The MIT Energy Initiative (MITEI) launched a new research consortium—the Future Energy Systems Center—to address the climate crisis and the role energy systems can play in solving it. Randall Field, Executive Director, discusses current research and the challenges ahead for the maritime sector.
The reputation of the Massachusetts Institute of Technology (MIT) is such that it can take mammoth issues — such as driving the world to net zero — head-on, and suddenly make the impossible seem possible.
Last month the MIT Energy Initiative (MITEI) launched a new research consortium — the Future Energy Systems Center — which aims to address the role energy systems can play in solving the climate crisis, an integrated effort which will engage not only researchers from across all of MIT but a multitude of corporations and global organizations to help drive emission reductions across all industries further, faster.
“The Future Energy System Center (today) has 26 member companies in it,” said Randall Field, Executive Director, Future Energy Systems Center. “We have more than 20 different projects in our research portfolio today across six focus areas, including transportation. The center lives within the MIT Energy Initiative, which has been in existence since 2007 when Ernie Moniz and Bob Armstrong started it up, and we’ve deployed more than $850 million in funding to date.”
The Future Energy Systems Center’s mission is to investigate the emerging technology, policy, demographics, and economics reshaping the landscape of energy supply and demand. The Center conducts integrative analysis of the entire energy system—a holistic approach essential to understanding the cross-sectorial impact of the energy transition.
There are, of course, many collaborations and initiatives globally that seek to draw the brightest minds and deep pockets to fund R&D. But Field said the Future Energy Systems Center is unique and collaborative.
“Our approach to the energy transition is to take a holistic look at the entire energy system and consider all the sector coupling issues, which are massive because decarbonizing the world is a very complex beast,” said Field. “We think of MIT as technology, and it is, but we look at the technology, we look at the economics, and we look at the policy issues. We also engage closely with industry because industry are the ones who are going to deploy the technology. We talk about different groups working on this, I also want to commend our friends over at the Mærsk Mc-Kinney Møller Center for Zero Carbon Shipping. We have had great discussions with them and we’re looking forward to collaborating with them on the decarbonization of shipping.” The overarching focus of the Center is integrative analysis of the entire energy system, providing insights into the complex multi-sectorial transformations needed to alter the three major energy-consuming sectors of the economy — transportation, industry, and buildings — in conjunction with three major decarbonization-enabling technologies — electricity, energy storage and low-carbon fuels, and carbon management.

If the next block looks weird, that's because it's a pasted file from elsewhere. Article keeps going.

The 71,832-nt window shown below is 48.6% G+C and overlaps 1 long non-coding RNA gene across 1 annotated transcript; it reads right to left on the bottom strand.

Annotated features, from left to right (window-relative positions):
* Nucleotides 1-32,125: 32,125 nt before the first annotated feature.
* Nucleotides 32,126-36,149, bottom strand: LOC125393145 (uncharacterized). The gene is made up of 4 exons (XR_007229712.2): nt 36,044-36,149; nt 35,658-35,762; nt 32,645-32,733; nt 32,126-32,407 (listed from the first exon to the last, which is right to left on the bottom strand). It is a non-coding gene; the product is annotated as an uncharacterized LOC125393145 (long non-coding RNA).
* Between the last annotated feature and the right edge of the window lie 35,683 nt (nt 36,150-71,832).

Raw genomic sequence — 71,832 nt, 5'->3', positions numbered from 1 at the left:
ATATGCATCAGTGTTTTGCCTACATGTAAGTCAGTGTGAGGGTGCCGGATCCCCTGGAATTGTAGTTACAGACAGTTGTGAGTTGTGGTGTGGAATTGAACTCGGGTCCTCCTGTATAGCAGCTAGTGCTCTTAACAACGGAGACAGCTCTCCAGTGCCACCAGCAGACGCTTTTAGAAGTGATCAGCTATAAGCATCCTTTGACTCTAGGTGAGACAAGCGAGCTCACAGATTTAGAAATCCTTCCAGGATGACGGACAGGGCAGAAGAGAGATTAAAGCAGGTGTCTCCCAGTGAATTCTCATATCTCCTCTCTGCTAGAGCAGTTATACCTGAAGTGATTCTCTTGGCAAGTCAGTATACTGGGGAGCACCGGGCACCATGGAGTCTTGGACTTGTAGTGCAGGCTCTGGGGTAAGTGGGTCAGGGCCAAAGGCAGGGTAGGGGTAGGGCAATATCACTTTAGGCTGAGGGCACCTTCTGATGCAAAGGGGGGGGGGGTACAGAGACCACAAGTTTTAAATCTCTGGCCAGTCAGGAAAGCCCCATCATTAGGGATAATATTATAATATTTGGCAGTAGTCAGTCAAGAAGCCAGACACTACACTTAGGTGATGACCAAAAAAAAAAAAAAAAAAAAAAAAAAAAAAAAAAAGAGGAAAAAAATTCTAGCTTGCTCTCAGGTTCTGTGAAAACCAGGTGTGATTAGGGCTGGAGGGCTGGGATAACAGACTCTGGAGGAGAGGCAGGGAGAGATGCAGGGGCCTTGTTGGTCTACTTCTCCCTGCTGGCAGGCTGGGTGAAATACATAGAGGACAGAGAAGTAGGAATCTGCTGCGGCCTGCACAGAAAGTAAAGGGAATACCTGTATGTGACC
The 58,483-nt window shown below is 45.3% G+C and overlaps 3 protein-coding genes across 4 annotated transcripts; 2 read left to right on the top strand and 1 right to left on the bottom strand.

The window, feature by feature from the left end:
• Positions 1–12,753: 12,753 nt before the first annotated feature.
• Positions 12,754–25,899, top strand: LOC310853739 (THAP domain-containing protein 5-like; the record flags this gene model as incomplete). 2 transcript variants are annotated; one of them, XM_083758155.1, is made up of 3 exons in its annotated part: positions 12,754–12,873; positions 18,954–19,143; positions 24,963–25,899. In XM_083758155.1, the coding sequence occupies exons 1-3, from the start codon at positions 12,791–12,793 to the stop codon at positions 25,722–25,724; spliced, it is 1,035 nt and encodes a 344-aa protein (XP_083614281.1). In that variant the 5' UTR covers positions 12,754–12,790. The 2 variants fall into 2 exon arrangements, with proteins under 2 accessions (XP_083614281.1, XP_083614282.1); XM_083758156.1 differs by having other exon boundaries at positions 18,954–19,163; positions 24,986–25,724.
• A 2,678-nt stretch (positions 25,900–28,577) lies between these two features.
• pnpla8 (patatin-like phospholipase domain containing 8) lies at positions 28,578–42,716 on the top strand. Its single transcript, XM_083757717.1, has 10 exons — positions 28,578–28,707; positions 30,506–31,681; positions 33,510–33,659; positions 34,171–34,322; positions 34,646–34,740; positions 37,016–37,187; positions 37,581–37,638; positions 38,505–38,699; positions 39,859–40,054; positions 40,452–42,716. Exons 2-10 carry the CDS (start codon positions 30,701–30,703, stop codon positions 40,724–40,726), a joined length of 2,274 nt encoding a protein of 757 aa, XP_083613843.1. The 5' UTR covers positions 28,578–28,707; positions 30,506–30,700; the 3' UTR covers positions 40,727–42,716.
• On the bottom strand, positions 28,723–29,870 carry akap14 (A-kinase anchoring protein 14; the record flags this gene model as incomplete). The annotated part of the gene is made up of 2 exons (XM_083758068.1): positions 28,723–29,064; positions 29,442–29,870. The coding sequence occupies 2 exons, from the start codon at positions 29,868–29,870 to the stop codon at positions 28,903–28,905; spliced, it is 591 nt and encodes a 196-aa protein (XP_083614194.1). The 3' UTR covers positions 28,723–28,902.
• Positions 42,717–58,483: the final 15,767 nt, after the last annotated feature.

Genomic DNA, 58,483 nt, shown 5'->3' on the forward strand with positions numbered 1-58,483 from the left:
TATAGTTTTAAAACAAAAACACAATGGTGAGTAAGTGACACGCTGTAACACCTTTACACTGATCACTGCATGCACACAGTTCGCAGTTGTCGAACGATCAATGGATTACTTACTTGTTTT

While the Future Energy System Center’s remit extends far beyond the confines of the maritime industry, Field maintains that shipping offers its own set of unique and difficult hurdles.
“Shipping is a very tough sector to decarbonize, as there are no fuel options out there that address all the requirements for international shipping,” said Field.
Those requirements include high energy density, the potential for that fuel to be zero carbon in the future, the ability to scale those fuels as needed for the shipping sector, and very importantly, low cost as well as health and safety.
“New ships ordered today will still be in service in the year 2050 when we’re trying to get to net zero,” said Field. “So it’s a very difficult choice for shipping companies to make on what their ships should be, so the lock in challenge is very severe.”